On the sunny side of the street
The column Melbourne is the perfect place for feeling calm and accentuating the positive. So why, asks Howard Jacobson, is he becoming so agitated?
Celebrated novelist Howard Jacobson's most recent novel is Man Booker-nominated 'J'. He has also written 'The Finkler Question', published to great acclaim in 2010. An acerbic critic and broadcaster with a passion for literature and art, he is known for his ebullient wit.
Saturday 03 April 1999
Whereupon it peters out. I got bored with it.
In fact it could have been Beau Brummell I was thinking of, because he died of natural causes in his sixties, no longer careful of his appearance; so it must have been some other Regency beau who overdosed on laudanum while still young because he couldn't face the tedium of having to do up one more button on his trousers. I understand him. I took a sabbatical from London last year because I was up to here with queueing for milk at Sainsbury's but didn't know where to lay my hands on laudanum. We are finely strung, we dandies. The sublunary world plays upon us like zithers.
But it was unwise of me to take my sabbatical in the she'll-be-sweet, no worries capital of the Southern Hemisphere. I'd confused the need to be agitated with the need to be calmed. And this city is calming me to death.
Most Melburnians would be surprised to hear me say this about their town. Queensland is where it's supposed to be sleepy. After that the Northern Territory. Then Hobart, Adelaide, Perth and Sydney, in that order. Melbourne is the only Australian city that is meant to remind you of the hurly-burly of Europe. No beach culture here. In Melbourne they wear summer clothes for no more than two months of the year. Then it's into black fashions whatever the temperature. Melbourne? It's like Milan, isn't it? Every week the department stores put a notice in their window announcing `New Arrivals'. I love that notice. It reminds you that you're a long way from the rest of the world, eager for news and susceptible to rumour; that you're near the water, reliant on the winds, and that big boats have just pulled in. `New Arrivals'. It makes you think of human cargo, the huddled masses, immigrants from the Seven Seas. And of basic commodities. Tea, salt, sugar, flour. `New Arrivals' - we can eat again! But what it's actually referring to is the latest consignment of Dolce & Gabbana overcoats.
Sophistication isn't the issue, though. Yes, you can eat well, drink well, look smart, and even be a boulevardier in Melbourne. But you can't rush. You can't get a move on. They're too polite to let you. `How are you?' they ask you in the shops, and they ask it with such pointed intimacy - `How are YOU?' - that for a moment you actually believe that they know you, that they are genuinely curious, that your health is the only thing that matters to them, and that if they don't in all honesty remember you from some other time, in some other place, then they will certainly never forget you, or how you were, ever again. After which attentiveness how can you insult them by asking where the Phillips screwdriver sets are kept?
When I was a boy I was forever coming out of shops without the thing I'd been sent in to buy because I was too shy to ask for it. Now, as a man, in Melbourne, I find myself doing the same thing because I cannot bear to implicate a shop assistant in the bathos of purchase. `Is that all you want from me? A screwdriver!'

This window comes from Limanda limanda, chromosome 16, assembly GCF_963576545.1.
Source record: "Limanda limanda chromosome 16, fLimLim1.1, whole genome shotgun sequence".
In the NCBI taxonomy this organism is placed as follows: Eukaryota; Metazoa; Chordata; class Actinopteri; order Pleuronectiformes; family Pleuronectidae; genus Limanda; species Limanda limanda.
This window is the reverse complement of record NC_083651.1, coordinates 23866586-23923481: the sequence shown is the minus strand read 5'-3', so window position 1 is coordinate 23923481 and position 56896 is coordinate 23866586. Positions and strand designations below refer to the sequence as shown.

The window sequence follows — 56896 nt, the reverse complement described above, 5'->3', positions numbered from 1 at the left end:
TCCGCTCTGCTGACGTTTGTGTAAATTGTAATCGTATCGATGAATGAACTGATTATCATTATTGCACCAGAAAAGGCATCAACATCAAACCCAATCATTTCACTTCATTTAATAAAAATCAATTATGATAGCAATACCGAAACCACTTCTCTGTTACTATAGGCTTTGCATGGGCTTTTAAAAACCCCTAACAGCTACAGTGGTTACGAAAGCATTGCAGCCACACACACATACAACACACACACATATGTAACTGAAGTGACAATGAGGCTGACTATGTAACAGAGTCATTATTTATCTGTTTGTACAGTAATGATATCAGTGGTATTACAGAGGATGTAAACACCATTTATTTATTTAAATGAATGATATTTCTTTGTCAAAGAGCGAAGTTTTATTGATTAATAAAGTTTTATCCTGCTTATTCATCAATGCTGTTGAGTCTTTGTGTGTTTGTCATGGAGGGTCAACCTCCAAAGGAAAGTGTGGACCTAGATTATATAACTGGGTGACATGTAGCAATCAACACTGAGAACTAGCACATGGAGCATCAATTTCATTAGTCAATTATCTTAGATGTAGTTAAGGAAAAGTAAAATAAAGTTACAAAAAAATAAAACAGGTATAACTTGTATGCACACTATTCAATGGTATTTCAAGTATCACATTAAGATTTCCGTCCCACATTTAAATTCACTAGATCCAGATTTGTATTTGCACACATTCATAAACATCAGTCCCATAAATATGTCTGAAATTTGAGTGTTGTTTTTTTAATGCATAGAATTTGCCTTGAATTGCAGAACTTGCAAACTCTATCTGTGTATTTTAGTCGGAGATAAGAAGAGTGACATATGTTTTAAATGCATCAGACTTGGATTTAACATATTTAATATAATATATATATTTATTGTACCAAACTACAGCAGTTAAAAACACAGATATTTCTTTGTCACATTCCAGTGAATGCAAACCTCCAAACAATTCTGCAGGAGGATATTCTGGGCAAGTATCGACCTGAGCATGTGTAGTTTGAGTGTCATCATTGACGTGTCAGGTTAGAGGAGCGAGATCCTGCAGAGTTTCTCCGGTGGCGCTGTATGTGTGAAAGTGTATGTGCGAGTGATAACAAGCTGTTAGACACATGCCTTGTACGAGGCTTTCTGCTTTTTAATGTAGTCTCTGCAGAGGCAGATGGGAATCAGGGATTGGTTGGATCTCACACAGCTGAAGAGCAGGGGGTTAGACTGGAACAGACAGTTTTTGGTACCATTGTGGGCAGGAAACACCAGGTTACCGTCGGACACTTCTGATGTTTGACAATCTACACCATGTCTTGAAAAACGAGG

For some time now I have been trying to replace my worn-out CD of The Student Prince - the classic soundtrack to the movie in which Mario Lanza sang but did not appear, the moguls having decided he was unfit to be seen on celluloid on account of the size of the breakfasts he'd been eating. (Frustration, you see. It affects us all differently.)
Finding the sort of vintage record shop which is bound to stock The Student Prince, in the quietly pulsing heart of what they call the Paris End of Collins Street, where `New Arrivals' grace every window, I ventured in, being careful to appear preternaturally well so that no one would have to ask me how I was. And looked around for someone to serve me. And waited. And waited. Upwards of 20 minutes I must have waited, my temper boiling over like an Austin A40 in a Whitsunday traffic jam, until at last a young man with cheerful yellow hair and a twisted mouth which he was endeavouring to straighten with orthodontic studs approached me, drying his hands on his trousers. `Hi!' he said. `How's your day been?'
`How's it been so far?'
`You should know,' I said. `I've spent most of it in here.' But you cannot insult a Melburnian intent on calming you to an early grave. Now we'd established that my day had been a ripper so far, he wondered whether I anticipated further success from it later, whether I was going somewhere nice that night, whether I had anything interesting planned for the long weekend, whether I intended to be in Melbourne long and whether I had visited anywhere in Australia I liked more.
`Yes,' I said. `Yes,' I said. `Yes,' I said. `No,' I said. `Yes,' I said. `And The Student Prince?'
`Never heard of it,' he said.
It was shortly after this encounter that I began keeping a diary. I will die out here, etc.
Seeing me suffering panic attacks bought on by chronic absence of urgency in everyone around me, Melburnians express perplexity and concern. Don't I find it relaxing out here? Sure, I tell them. It's just that the century is trickling through our fingers, our life's blood is flowing away so quickly you can hear it ...
`Well, have a good day anyway,' they tell me
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